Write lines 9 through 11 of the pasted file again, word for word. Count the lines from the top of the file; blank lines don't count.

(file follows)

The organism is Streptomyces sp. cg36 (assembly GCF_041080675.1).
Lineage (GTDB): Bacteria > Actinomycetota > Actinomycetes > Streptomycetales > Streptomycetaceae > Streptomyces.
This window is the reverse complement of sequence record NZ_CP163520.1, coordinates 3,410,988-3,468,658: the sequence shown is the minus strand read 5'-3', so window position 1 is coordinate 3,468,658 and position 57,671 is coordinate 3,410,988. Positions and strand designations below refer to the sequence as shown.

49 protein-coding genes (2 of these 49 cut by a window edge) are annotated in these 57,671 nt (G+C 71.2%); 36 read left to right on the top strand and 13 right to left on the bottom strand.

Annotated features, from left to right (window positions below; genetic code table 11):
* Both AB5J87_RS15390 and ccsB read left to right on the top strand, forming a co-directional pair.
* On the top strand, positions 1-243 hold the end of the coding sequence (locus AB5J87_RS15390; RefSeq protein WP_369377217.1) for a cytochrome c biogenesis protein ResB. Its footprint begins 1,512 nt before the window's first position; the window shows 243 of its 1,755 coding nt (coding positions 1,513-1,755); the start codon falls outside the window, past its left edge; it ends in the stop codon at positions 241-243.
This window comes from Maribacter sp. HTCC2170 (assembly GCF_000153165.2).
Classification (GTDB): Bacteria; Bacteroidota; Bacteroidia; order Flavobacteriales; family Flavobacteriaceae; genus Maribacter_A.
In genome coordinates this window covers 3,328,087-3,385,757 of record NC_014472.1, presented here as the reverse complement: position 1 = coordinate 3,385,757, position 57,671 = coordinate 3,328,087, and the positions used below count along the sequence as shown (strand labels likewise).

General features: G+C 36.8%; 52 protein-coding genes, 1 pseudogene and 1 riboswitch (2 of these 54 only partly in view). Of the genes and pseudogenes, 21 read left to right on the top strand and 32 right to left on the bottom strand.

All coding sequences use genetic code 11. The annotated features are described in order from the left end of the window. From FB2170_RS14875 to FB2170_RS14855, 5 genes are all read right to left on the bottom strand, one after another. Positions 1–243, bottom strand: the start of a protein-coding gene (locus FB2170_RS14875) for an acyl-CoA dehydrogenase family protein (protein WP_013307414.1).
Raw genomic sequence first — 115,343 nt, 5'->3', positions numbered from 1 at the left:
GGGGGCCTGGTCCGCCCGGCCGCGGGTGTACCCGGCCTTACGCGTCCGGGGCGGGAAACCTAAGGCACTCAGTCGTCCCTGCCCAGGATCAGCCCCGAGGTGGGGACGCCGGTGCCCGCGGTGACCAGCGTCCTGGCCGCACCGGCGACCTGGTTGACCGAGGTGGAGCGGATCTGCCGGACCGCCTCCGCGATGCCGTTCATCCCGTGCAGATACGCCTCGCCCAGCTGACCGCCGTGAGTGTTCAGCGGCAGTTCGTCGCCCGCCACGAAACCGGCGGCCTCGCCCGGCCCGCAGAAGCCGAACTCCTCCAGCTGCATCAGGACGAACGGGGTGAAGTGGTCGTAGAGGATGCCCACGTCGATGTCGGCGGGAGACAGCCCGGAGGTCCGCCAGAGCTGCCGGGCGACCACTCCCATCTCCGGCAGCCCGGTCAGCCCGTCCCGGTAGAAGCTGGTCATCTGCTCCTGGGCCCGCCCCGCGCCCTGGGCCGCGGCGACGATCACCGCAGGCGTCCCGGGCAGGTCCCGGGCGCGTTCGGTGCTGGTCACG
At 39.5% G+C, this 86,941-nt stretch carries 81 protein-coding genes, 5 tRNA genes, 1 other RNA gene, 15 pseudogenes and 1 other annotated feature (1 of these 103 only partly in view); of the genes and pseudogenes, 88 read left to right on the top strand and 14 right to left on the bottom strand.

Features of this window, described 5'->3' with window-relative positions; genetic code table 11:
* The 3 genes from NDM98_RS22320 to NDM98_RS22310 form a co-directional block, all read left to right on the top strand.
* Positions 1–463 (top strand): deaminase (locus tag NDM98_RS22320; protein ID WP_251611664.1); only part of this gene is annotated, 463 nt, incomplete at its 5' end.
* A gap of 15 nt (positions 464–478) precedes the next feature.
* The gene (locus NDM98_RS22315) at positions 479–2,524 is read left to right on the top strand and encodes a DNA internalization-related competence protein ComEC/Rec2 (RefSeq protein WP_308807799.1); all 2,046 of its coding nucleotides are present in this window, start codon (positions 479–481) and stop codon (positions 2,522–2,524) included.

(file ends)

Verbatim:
Classification (GTDB): Bacteria; Bacteroidota; Bacteroidia; order Flavobacteriales; family Flavobacteriaceae; genus Maribacter_A.
In genome coordinates this window covers 3,328,087-3,385,757 of record NC_014472.1, presented here as the reverse complement: position 1 = coordinate 3,385,757, position 57,671 = coordinate 3,328,087, and the positions used below count along the sequence as shown (strand labels likewise).

General features: G+C 36.8%; 52 protein-coding genes, 1 pseudogene and 1 riboswitch (2 of these 54 only partly in view). Of the genes and pseudogenes, 21 read left to right on the top strand and 32 right to left on the bottom strand.